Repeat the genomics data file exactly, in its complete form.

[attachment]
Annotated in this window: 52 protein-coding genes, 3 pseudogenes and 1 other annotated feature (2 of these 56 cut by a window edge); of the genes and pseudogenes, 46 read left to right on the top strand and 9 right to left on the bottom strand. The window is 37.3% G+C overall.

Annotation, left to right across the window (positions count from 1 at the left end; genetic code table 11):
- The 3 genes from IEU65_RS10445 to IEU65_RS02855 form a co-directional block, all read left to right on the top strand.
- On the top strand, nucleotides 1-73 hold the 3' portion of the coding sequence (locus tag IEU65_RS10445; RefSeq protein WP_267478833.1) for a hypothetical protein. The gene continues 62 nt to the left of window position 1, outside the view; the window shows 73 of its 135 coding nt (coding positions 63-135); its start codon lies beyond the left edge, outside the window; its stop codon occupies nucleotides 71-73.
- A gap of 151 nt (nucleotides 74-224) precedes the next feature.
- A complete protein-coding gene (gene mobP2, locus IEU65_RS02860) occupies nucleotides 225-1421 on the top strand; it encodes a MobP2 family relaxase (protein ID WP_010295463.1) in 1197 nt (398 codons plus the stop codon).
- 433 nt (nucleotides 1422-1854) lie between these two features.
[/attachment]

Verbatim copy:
Annotated in this window: 52 protein-coding genes, 3 pseudogenes and 1 other annotated feature (2 of these 56 cut by a window edge); of the genes and pseudogenes, 46 read left to right on the top strand and 9 right to left on the bottom strand. The window is 37.3% G+C overall.

Annotation, left to right across the window (positions count from 1 at the left end; genetic code table 11):
- The 3 genes from IEU65_RS10445 to IEU65_RS02855 form a co-directional block, all read left to right on the top strand.
- On the top strand, nucleotides 1-73 hold the 3' portion of the coding sequence (locus tag IEU65_RS10445; RefSeq protein WP_267478833.1) for a hypothetical protein. The gene continues 62 nt to the left of window position 1, outside the view; the window shows 73 of its 135 coding nt (coding positions 63-135); its start codon lies beyond the left edge, outside the window; its stop codon occupies nucleotides 71-73.
- A gap of 151 nt (nucleotides 74-224) precedes the next feature.
- A complete protein-coding gene (gene mobP2, locus IEU65_RS02860) occupies nucleotides 225-1421 on the top strand; it encodes a MobP2 family relaxase (protein ID WP_010295463.1) in 1197 nt (398 codons plus the stop codon).
- 433 nt (nucleotides 1422-1854) lie between these two features.